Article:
Yesterday brought the unveiling of the names of three of the eight restaurants that will be opening at Towson Square. They are all chains — maybe pretty decent ones, I don’t know — and people have long lamented the shortage of good restaurants in the Towson area, a place one might think would attract a variety of offerings. The same could be said for the York Road strip where Harry Little Sub Shop and Stoneleigh Bakery just closed. People always say, “Why doesn’t someone open a cute little wine bar there?”
Here’s why: The county’s insane process of distributing liquor licenses. From an April 2012 editorial in the Baltimore Sun:
“If you would like to open a bar or restaurant that sells alcoholic beverages on the Liberty Road corridor in Baltimore County, a liquor license will run you $2,000. About a 20-minute drive away, Joe’s Crab Shack, a chain restaurant that’s moving into the Hunt Valley Towne Centre, just paid $225,000 for its liquor license. The reason? An antiquated system that allots licenses by population in districts drawn decades ago and allows those licenses to be bought and sold on the open market. In Randallstown, an inexplicable dead zone when it comes to dining options, there are plenty of licenses for the taking. In Timonium, Cockeysville and Hunt Valley [and Towson], those pieces of paper are worth far more than their weight in gold. Whatever purpose this once served has long since disappeared.” (Read the full piece here. And here’s a very comprehensive piece about the history of the law.)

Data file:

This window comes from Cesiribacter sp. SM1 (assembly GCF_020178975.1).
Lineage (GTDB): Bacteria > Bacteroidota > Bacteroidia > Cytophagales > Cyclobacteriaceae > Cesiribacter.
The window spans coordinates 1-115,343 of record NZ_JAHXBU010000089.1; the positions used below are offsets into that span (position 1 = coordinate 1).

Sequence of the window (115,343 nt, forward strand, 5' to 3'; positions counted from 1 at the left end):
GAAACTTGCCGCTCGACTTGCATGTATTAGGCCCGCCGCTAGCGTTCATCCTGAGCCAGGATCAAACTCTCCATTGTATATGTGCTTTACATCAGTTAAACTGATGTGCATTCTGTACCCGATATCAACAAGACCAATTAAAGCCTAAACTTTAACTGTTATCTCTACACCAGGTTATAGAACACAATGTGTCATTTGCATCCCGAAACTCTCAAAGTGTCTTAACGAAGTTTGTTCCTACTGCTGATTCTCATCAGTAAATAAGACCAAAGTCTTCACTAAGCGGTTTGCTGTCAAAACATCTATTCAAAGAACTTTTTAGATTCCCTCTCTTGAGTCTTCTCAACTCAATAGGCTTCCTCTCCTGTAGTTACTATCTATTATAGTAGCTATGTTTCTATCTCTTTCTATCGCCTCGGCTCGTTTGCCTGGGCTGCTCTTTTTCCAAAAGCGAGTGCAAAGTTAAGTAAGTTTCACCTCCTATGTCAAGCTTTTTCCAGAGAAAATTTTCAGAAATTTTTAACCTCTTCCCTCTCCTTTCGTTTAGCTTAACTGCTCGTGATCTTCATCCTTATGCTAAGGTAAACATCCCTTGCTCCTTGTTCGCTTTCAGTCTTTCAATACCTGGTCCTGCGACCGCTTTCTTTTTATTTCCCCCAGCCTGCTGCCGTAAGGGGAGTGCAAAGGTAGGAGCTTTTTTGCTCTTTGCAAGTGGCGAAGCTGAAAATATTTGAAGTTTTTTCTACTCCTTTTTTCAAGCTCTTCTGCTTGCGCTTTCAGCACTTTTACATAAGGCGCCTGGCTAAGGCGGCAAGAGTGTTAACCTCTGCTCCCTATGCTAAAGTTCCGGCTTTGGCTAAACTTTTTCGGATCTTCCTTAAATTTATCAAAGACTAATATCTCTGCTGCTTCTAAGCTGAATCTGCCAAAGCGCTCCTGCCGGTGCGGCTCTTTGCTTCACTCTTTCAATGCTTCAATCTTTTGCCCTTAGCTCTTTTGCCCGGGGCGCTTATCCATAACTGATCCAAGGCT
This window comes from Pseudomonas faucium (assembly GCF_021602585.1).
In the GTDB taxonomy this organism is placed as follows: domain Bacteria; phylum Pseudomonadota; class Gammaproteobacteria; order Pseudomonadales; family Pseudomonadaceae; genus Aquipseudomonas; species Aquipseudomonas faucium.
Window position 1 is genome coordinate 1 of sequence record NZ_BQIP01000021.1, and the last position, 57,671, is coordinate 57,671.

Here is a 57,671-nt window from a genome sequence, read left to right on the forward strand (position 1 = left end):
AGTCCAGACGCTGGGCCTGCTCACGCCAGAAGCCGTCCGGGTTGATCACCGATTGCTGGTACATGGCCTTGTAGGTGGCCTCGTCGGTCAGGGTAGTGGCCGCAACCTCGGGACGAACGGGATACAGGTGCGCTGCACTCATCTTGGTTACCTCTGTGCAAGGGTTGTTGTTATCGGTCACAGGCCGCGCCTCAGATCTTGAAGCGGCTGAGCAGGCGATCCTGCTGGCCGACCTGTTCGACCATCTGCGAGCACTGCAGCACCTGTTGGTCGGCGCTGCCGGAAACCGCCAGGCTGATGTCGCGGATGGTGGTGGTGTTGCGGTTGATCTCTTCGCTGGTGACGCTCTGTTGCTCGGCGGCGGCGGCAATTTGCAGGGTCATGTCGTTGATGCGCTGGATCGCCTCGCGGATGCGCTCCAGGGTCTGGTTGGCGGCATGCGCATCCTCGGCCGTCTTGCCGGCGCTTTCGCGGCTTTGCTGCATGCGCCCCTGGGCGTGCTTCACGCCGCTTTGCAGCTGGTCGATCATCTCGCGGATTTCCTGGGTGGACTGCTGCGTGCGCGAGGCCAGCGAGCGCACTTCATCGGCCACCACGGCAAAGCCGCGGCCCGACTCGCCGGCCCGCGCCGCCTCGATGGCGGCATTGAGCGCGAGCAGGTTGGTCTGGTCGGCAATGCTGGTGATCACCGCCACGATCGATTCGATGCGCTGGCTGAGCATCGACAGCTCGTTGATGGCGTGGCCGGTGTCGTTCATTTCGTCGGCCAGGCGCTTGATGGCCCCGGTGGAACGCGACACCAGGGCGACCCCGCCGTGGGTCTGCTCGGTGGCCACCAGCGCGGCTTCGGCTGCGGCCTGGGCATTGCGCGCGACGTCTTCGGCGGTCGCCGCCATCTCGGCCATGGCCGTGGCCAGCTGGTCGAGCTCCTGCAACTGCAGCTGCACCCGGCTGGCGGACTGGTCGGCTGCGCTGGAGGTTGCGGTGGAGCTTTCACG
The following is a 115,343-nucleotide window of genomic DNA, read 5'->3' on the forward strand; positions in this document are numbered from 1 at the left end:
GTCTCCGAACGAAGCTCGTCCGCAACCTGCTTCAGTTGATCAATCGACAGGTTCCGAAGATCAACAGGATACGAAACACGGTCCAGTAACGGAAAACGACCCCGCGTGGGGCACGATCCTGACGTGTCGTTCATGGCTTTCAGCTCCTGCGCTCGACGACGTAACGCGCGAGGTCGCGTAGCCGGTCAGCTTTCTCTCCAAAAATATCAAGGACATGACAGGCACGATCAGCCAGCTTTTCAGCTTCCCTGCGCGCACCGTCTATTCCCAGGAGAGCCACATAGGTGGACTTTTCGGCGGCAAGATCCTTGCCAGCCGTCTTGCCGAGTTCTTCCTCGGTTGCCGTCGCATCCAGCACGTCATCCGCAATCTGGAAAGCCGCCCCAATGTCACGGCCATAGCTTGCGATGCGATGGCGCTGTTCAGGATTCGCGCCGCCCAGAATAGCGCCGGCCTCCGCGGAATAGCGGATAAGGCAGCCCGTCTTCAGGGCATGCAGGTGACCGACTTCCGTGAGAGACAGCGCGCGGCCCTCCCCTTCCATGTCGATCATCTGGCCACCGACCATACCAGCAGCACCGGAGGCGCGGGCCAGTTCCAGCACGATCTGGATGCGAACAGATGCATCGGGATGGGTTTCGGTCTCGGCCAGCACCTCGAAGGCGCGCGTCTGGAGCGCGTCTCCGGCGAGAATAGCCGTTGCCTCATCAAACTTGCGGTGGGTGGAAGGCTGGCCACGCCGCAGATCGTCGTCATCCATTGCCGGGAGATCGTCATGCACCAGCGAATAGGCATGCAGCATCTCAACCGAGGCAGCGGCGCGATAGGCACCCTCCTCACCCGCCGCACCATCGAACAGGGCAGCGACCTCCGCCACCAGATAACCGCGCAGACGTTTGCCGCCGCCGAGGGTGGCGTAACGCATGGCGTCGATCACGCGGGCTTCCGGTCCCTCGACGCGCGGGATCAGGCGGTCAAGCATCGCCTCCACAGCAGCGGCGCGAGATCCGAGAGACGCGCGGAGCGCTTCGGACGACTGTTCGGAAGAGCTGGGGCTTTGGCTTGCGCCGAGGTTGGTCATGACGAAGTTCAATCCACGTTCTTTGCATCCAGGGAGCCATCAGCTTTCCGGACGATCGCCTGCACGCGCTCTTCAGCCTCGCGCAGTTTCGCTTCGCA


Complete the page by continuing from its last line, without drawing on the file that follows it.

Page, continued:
County Executive Kevin Kamenetz was able to secure a few reforms in the last General Assembly session, but as the Baltimore Sun editorial notes, they won’t do Towson any good. So if you’re a wanna-be entrepreneur, you’re probably going to be discouraged at the idea of spending upwards of $200K for a liquor license, and your profits aren’t going to be as good if you can’t sell alcohol, and your chance of success dims. If you’re Applebee’s or Chili’s, that investment might not be such a big deal.
So, you can thank the liquor lobby, the businesses that support it, and the politicians who cave to it for the dearth of fun food venues in Towson.